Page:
Texas A&M University has been designated as Science Operator for a new National Science Foundation sponsored program of scientific ocean drilling - the Ocean Drilling Program. The responsibilities of the Science Operator include implementing the science plans under the guidance of the Joint Oceanographic Institutions for Deep Earth Sampling, providing logistical and technical support for a shipboard science team, managing post-cruise activities, the long term duration and distribution of core samples, and coordinating, editing and publication of the final research product. The scientific programs will be carried out with the drilling vessel SEDCO/BP 471, a dynamically positioned drillship capable of deploying 30,000 ft. of drill string and operating with a riser in 6000 ft. of water.
The primary scientific objectives of the Ocean Drilling Program will being studying the origin and evolution of the oceanic crust, the tectonic evolution of continental margins, the origin and evolution of marine sedimentary sequences, studies of long term changes in the atmosphere, oceans, cryosphere, biosphere and magnetic field and development of new tools and technology for deep ocean exploration and drilling.
In 1964, four of the major marine geoscience institutions [Lamont-Doherty Geological Observatory of Columbia University (L-DGO), Scripps Institution of Oceanography of the University of California (SIO), Woods Hole Oceanographic Institution (WHOI), and the Rosenstiel School of Marine and Atmospheric Science of the University of Miami (RSMAS)], signed a memorandum of agreement which inaugurated the Joint Oceanographic Institutions for Deep Earth Sampling [JOIDES] and led the way for the development of a unified program of deep ocean drilling.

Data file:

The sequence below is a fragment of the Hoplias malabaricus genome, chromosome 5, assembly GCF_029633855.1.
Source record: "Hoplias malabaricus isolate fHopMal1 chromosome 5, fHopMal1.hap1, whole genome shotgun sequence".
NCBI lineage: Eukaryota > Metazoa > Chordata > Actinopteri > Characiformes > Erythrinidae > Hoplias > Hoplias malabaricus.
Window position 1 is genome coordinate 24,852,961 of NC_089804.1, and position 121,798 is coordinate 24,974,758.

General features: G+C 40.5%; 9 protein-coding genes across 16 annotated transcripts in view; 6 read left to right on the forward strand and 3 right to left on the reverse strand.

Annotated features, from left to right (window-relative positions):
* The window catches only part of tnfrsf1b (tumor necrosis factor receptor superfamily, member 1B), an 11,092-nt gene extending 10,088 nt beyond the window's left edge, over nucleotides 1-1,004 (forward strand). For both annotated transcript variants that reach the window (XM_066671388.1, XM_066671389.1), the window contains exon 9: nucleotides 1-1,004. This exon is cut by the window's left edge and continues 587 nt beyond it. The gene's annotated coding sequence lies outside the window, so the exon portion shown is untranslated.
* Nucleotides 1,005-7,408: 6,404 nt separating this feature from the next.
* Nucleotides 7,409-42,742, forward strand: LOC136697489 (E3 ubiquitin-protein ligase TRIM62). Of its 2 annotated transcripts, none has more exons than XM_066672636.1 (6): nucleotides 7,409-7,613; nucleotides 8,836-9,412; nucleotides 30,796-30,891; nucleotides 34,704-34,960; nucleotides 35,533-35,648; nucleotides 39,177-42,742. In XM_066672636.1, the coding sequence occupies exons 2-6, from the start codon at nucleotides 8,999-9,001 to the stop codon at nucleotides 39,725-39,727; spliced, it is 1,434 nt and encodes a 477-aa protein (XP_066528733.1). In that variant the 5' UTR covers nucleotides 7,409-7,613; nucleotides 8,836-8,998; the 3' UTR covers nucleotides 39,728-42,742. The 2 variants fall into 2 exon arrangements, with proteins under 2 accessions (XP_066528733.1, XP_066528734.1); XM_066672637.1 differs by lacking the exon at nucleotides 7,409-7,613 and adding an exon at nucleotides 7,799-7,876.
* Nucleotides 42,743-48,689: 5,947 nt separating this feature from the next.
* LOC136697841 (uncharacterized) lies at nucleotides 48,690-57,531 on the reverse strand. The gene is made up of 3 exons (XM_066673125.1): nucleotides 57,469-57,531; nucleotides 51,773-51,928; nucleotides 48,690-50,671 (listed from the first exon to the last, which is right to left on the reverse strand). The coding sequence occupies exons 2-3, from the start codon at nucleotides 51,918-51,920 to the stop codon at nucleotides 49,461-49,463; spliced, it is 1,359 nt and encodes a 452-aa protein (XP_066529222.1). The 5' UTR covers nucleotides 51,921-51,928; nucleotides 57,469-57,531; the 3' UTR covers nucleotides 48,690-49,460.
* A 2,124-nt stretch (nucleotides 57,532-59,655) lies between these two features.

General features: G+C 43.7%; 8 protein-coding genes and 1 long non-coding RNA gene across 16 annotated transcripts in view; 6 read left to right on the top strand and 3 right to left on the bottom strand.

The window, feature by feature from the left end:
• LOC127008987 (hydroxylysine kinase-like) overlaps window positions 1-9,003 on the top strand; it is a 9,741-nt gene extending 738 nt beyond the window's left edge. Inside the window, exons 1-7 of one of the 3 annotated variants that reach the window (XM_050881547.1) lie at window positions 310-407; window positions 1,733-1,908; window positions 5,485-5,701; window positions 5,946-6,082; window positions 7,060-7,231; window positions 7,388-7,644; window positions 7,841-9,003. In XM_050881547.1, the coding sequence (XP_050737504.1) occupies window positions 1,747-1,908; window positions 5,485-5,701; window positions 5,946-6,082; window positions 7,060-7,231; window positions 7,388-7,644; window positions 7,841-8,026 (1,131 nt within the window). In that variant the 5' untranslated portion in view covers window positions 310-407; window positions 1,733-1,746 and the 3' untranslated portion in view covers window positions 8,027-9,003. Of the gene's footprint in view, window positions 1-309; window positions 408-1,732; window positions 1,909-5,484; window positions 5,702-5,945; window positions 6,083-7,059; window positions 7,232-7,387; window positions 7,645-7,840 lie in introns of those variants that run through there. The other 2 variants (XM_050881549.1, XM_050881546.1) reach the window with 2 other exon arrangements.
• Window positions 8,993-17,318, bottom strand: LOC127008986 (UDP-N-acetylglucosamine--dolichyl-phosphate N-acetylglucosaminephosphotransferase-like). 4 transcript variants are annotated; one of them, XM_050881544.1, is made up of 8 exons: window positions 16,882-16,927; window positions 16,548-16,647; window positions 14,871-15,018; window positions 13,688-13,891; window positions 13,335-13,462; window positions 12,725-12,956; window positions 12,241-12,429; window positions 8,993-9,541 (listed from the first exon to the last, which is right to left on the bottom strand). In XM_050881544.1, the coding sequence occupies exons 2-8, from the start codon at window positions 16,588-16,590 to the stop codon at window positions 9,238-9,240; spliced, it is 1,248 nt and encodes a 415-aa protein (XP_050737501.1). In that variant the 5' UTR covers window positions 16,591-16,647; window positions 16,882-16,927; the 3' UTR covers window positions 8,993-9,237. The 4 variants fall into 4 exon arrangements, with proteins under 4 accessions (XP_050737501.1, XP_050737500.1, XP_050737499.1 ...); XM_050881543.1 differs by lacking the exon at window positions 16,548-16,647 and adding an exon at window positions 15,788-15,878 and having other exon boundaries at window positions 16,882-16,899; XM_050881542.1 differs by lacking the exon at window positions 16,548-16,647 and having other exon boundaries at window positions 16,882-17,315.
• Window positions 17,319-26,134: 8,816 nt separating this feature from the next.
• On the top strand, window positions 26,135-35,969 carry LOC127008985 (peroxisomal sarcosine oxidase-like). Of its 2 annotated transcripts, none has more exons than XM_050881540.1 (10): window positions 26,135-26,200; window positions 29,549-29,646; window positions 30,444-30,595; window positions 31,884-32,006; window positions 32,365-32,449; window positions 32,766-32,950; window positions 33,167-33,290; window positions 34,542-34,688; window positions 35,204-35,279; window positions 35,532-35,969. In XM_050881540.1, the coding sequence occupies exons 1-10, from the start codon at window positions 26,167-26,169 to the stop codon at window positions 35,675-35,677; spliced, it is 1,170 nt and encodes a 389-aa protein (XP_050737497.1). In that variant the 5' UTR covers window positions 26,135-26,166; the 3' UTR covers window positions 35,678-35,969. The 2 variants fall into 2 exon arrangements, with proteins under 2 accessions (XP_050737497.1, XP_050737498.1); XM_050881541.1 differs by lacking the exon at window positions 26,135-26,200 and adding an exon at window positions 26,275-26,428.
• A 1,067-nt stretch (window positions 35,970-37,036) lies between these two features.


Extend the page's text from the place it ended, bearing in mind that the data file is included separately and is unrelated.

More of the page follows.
Prior to this time, the only method of sampling the deep sea floor had been in the form of dredge hauls and piston cores, which provided samples from the upper 20 m of the ocean floor. These samples contributed greatly to our understanding of the geological history of the ocean floor, and suggested that even more information was within grasp with a drilling program which could penetrate thicker stratigraphic sections and the ocean crust. The initial effort of JOIDES, which was managed by L-DGO and sponsored by the National Science Foundation (NSF), was the drilling of several deep holes on the Blake Plateau off northern Florida. The drilling vessel was M/V CALDRILL I, a converted 54-meter, AKL-type vessel equipped for rotary drilling.1
The success of the inaugural JOIDES effort provided the impetus and framework for a more ambitious drilling program. Under the sponsorship of NSF, SIO was designated the operating institution for what became known as the Deep Sea Drilling Project (DSDP) and a world-wide drilling program commenced in 1968. The operating vessel was D!V GLOMAR CHALLENGER which logged 375,000 n. miles, drilled 1092 holes at 624 sites, and recovered 96,000 meters of core until November, 1983, when the DSDP terminated its field operations. During this 15-year period, the Universities of Washington, Hawaii, Rhode Island, Texas, Texas A&M and Oregon State all became active members of JOIDES.